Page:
By Benjamin Marcus
If, like your Humble Narrator (YHN), you are loath to actually leave Malibu for any reason short of fleeing a firestorm, presenting/accepting at the Academy Awards, or you’re fiending for a Pink’s polish sausage with pastrami and sauerkraut, you might be surprised what new wonders await you over the Santa Monica Mountains and far away.
Too impatient for “Barbie” to stream, YHN and a patriarchy-obsessed, anarcho-feminist friend drove all the way to the Valley to see the billion-dollar baby.
“Valley” is what YHN sneeringly considers everything outside of Malibuland on the other side of the Santa Monica Mountains. If you can’t see the sea, it’s Valley. And while that’s not geographically correct, “Valley” includes Westlake Village.
The geosnobbery comes from the truth that Malibu is 21 miles of raw, feral, natural, beautiful, ocean-cooled, defiantly non-commercial and underdeveloped quiet seaside community. In contrast, Valley is planned communities carved from desert dryness, shopping malls, strip malls, and air conditioning. To an ocean-minded person. Valley inspires two words: “mallaise” and “Agouraphobia.”
However, Cineopolis Luxury Cinema at the Promenade at Westlake is a thoroughly modern movie theater and it’s something.
An adult ticket is $18.50. To paraphrase David Letterman: “$18.50 here and $18.50 there and pretty soon you’re talking real money.”
But there are luxuries. To quote Vincent Vega from “Pulp Fiction”: “You can walk into a movie theater in Amsterdam and buy a beer. And I don’t mean just like no paper cup. I’m talkin’ about a glass of beer.”
Cineopolis has Amsterdam beat: A glass of beer, cocktails, wine, and margaritas are there in the lobby along with comfy chairs in an air-conditioned room waiting for the movie to start.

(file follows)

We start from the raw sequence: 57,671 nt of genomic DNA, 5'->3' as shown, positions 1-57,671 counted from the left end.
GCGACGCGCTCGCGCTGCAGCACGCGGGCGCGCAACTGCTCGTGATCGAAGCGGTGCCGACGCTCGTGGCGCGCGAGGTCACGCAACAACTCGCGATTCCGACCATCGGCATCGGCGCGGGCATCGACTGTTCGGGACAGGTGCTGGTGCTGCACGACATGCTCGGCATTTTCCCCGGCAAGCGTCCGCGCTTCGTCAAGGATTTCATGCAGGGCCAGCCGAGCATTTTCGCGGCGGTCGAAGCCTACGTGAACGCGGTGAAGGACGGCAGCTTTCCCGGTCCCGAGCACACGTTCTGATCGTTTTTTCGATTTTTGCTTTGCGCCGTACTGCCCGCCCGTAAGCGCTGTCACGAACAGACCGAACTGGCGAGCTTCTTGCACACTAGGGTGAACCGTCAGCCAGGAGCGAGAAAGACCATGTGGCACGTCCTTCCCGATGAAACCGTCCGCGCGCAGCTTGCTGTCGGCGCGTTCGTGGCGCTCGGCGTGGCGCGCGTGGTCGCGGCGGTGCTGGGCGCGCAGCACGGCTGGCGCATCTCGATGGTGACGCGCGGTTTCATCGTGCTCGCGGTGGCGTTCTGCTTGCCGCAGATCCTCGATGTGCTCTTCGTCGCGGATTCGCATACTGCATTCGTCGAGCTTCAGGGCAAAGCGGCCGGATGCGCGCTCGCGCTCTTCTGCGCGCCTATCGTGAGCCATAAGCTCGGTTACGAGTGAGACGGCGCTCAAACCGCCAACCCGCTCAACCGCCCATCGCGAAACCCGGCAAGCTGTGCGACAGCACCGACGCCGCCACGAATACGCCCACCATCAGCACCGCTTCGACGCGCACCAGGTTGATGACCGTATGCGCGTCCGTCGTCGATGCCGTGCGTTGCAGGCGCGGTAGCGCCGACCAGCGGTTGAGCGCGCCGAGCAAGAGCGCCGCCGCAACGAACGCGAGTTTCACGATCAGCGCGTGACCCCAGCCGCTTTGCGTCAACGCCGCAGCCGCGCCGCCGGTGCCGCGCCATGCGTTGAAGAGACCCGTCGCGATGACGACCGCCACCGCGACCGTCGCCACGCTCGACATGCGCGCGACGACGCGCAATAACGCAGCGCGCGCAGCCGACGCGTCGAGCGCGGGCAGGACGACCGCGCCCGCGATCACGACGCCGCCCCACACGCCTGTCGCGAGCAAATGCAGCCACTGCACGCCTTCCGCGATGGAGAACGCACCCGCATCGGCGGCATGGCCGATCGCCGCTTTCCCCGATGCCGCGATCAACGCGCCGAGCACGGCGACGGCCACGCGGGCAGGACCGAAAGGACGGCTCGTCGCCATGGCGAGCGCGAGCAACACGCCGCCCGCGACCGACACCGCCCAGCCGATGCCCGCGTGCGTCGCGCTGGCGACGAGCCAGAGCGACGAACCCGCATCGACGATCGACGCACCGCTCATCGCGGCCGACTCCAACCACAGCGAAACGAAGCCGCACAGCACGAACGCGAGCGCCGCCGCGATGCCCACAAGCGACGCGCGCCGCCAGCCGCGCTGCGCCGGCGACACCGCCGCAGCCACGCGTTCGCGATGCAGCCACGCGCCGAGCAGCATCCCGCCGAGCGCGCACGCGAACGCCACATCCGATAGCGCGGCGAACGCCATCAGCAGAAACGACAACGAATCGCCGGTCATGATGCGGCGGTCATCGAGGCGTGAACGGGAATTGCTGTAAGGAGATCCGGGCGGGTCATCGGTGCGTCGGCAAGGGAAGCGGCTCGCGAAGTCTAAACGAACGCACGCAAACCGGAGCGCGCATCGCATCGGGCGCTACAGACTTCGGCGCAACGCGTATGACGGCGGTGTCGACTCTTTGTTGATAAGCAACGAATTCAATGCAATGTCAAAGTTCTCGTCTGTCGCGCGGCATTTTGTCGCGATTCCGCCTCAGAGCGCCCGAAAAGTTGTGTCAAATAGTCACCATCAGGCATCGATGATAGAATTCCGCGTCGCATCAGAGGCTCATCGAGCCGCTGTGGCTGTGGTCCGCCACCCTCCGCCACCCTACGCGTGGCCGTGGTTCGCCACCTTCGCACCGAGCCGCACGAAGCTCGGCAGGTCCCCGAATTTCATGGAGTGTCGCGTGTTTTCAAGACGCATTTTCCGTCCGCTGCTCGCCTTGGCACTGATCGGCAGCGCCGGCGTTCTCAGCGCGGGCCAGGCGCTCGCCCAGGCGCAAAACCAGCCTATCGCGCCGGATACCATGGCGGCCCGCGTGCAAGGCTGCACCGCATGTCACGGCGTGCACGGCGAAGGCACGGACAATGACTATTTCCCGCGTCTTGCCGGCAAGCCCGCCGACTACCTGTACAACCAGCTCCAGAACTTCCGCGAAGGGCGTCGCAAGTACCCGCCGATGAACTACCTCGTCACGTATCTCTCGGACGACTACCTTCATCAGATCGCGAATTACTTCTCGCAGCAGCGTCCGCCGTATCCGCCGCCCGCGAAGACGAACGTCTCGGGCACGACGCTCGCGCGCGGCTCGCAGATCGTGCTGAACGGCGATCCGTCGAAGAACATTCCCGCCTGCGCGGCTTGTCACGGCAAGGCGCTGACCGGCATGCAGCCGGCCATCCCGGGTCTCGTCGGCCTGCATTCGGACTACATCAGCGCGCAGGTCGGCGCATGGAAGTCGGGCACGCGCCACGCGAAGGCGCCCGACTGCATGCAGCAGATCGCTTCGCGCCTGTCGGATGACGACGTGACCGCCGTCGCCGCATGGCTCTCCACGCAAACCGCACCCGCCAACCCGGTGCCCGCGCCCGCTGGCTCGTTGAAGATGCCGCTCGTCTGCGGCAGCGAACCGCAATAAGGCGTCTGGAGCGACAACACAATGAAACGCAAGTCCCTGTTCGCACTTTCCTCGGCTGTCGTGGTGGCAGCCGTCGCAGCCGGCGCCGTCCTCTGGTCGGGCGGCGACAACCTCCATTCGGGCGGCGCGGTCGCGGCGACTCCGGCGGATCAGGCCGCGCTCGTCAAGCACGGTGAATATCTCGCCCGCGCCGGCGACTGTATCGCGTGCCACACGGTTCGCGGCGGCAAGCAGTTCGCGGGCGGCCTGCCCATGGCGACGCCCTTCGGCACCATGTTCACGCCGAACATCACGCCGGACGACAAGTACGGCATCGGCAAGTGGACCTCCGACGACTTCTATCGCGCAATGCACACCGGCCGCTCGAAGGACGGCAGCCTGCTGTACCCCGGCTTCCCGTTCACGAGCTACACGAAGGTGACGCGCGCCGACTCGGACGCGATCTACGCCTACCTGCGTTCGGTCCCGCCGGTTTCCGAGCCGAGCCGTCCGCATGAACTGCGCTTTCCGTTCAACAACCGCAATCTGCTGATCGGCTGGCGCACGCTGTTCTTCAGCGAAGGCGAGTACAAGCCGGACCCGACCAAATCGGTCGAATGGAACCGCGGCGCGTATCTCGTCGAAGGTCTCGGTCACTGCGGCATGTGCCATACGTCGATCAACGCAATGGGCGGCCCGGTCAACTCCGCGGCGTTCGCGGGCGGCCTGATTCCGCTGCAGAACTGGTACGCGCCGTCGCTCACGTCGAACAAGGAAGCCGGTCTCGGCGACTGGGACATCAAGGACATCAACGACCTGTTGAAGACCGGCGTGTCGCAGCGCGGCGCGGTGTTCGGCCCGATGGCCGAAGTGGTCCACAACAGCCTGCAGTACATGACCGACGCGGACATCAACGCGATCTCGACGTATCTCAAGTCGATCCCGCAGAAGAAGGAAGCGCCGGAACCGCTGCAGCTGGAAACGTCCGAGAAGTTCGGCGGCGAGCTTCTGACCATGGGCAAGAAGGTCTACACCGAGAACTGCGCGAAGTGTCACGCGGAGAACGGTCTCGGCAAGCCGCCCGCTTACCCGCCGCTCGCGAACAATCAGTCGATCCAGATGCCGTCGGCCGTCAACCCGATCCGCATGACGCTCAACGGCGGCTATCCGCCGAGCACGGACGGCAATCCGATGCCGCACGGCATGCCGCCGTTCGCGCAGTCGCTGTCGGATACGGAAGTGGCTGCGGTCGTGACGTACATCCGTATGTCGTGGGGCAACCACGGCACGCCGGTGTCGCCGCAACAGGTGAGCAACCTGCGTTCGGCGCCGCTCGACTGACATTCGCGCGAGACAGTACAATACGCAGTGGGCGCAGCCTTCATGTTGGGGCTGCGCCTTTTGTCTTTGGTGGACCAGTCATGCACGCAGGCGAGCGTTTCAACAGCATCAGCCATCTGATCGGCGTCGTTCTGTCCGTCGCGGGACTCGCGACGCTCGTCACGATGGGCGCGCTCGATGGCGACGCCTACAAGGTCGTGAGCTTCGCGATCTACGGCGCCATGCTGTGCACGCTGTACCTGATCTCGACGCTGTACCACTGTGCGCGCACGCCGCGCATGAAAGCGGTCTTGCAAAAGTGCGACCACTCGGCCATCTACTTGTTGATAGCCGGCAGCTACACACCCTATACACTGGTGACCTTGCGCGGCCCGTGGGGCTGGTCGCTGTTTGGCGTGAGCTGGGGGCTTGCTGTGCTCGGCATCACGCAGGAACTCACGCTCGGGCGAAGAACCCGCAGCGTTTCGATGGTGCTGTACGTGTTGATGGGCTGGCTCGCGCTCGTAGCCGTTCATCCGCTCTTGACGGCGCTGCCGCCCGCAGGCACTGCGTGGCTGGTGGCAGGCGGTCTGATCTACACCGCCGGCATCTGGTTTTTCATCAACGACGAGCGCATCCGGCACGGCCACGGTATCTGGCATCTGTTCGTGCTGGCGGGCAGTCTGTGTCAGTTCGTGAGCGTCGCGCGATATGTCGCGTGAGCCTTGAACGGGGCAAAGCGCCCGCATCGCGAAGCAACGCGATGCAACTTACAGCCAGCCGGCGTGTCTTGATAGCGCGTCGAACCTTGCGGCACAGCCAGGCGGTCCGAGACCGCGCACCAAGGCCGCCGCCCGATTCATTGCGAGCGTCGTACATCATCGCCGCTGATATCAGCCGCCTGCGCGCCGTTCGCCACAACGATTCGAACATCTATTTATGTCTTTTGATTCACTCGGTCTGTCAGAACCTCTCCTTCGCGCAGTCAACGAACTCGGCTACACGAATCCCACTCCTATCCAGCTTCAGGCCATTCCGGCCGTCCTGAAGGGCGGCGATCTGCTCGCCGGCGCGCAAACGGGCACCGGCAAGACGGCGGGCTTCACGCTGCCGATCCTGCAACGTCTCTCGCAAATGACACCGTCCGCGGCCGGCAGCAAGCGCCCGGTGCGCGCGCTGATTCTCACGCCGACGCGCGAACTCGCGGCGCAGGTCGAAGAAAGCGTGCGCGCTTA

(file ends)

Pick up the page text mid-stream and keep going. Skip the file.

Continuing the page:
So not only that, but Cineopolis offers a full menu from which you can order comfort/finger foods delivered to incredibly comfortable, reclining seats with removable armrests just in case someone needs a CBD-infused foot massage or something.
Prices are Malibuish: $10.50 for bottomless popcorn served in a bowl. And I don’t mean like no paper bowl. I’m talking about a metal bowl.
Besides that Mrs. Lincoln, how did you enjoy the show? What can be said about “Barbie” that hasn’t already been Freuded, Steinemed, Eberted, Mahered, Trumped, Tuckered, Piersed, poked, prodded, Adam and Eved, right-winged and left-winged?
There’s the Malibu angle. As seen from this 21 miles of scenic beauty between the Santa Monica Mountains and the deep blue sea, Malibu people will notice more than a few grains of Malibucentricism alchemized into the lavish, colorful sets and design of “Barbie.”
“Barbie” is all about Stereotypical Barbie falling from grace in Barbieland and her journey to the “real world” of Los Angeles/Santa Monica. It’s not hard to argue that compared to the rest of SoCal, Malibu is a kind of impossible Barbieland of swimming fools and movie stars, natural beauty, beautiful houses, and beautiful cars with beautiful dreams inside.